I had sold my Norton 750 Commando years earlier because I never remember to keep the battery charged, or how to check the oil after it had sat parked for months. The oil in the underseat oil tank would always drain back into the dry sump engine. leaving the tank empty. So when I'd come back to start the bike every 6 months, like a dutifully owner I would check the oil tank's dip stick and find it would be dry as a bone. Thinking my last ride must have burned or dripped it all out, I'd pour in another quart of oil. Then when I'd start the bike, the original oil that had drained down into the crankcase had to find room to go somewhere now the oil tank was full again, so it would blow out the breather vent, soaking the bike and my garage floor in oil!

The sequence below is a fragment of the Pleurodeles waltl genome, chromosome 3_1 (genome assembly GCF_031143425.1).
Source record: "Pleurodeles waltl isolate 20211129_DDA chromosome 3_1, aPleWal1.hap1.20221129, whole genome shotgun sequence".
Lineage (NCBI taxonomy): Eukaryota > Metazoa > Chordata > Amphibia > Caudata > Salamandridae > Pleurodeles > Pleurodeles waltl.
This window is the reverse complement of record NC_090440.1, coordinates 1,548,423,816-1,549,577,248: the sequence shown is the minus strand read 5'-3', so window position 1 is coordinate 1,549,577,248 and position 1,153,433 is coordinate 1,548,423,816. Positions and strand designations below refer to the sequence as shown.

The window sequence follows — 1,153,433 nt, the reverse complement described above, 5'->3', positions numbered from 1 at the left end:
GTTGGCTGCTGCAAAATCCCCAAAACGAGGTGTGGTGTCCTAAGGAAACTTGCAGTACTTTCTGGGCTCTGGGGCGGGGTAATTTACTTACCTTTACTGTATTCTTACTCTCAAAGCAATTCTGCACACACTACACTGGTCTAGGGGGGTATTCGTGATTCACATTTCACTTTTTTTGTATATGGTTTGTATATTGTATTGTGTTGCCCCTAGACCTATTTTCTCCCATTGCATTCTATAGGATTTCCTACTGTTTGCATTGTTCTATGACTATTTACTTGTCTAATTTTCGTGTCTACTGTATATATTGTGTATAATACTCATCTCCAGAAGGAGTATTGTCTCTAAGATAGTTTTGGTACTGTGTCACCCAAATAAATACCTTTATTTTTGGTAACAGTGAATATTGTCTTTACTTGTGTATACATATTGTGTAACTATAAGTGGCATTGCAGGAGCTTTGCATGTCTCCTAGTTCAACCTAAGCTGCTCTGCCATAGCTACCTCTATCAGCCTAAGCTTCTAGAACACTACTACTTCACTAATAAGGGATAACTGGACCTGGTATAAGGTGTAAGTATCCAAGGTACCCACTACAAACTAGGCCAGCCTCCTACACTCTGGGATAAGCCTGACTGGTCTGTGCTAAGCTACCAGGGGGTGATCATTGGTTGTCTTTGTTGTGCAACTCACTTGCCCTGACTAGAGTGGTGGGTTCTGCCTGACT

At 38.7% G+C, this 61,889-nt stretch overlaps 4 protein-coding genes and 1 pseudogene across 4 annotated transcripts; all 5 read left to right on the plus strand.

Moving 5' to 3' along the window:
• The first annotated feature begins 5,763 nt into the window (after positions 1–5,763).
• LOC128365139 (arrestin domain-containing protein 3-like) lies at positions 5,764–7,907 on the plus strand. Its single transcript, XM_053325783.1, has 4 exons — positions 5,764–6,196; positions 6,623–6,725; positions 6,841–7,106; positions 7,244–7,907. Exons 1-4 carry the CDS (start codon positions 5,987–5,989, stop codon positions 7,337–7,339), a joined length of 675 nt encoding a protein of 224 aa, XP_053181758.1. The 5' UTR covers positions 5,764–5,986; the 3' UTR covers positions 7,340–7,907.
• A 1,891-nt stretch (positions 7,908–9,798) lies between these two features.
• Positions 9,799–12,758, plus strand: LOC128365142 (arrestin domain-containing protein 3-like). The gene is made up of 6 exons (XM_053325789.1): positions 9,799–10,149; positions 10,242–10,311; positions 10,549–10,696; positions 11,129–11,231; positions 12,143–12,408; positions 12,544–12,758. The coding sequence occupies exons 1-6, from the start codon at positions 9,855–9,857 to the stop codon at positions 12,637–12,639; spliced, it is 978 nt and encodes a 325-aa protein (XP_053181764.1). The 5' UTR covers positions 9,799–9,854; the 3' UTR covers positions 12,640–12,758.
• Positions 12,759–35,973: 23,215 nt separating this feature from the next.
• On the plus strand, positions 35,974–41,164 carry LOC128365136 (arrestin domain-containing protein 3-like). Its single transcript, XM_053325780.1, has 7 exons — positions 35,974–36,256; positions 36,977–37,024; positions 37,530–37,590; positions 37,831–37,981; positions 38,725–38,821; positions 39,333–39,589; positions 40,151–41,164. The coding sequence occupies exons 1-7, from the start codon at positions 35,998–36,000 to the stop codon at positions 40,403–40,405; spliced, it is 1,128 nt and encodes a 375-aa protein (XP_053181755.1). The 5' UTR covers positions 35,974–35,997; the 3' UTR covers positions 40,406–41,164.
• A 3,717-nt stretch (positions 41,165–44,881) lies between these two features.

A beautiful Royal Enfield.
Another interesting side note, when I went to register my TC at the DMV after I first bought in about 4 years ago, I was approached in the parking lot by still the owner of the "Love Story" MG-TC. He told me his movie car still resides in a garage in Boston where the movie was filmed. It is in crashed condition after O' Neal left it parked on a hill with just the had brake on, forgetting to also leave it in gear with the wheels turned into the curb as he had been told to do. Needless to say the British hand brake didn't hold.
I was there early enough at Hansen dam to park right in the middle of the Parking Lot, with all the other British bikes soon filling in around the TC. My car was the oldest British vehicle there and drew a lot of admiring comments.
The period dress. It's 1964 all over again," said Craig Dillmann, 54, of West Hills, who rode his 1964 Triumph TR-6. "It's a throwback. It makes me feel like a kid."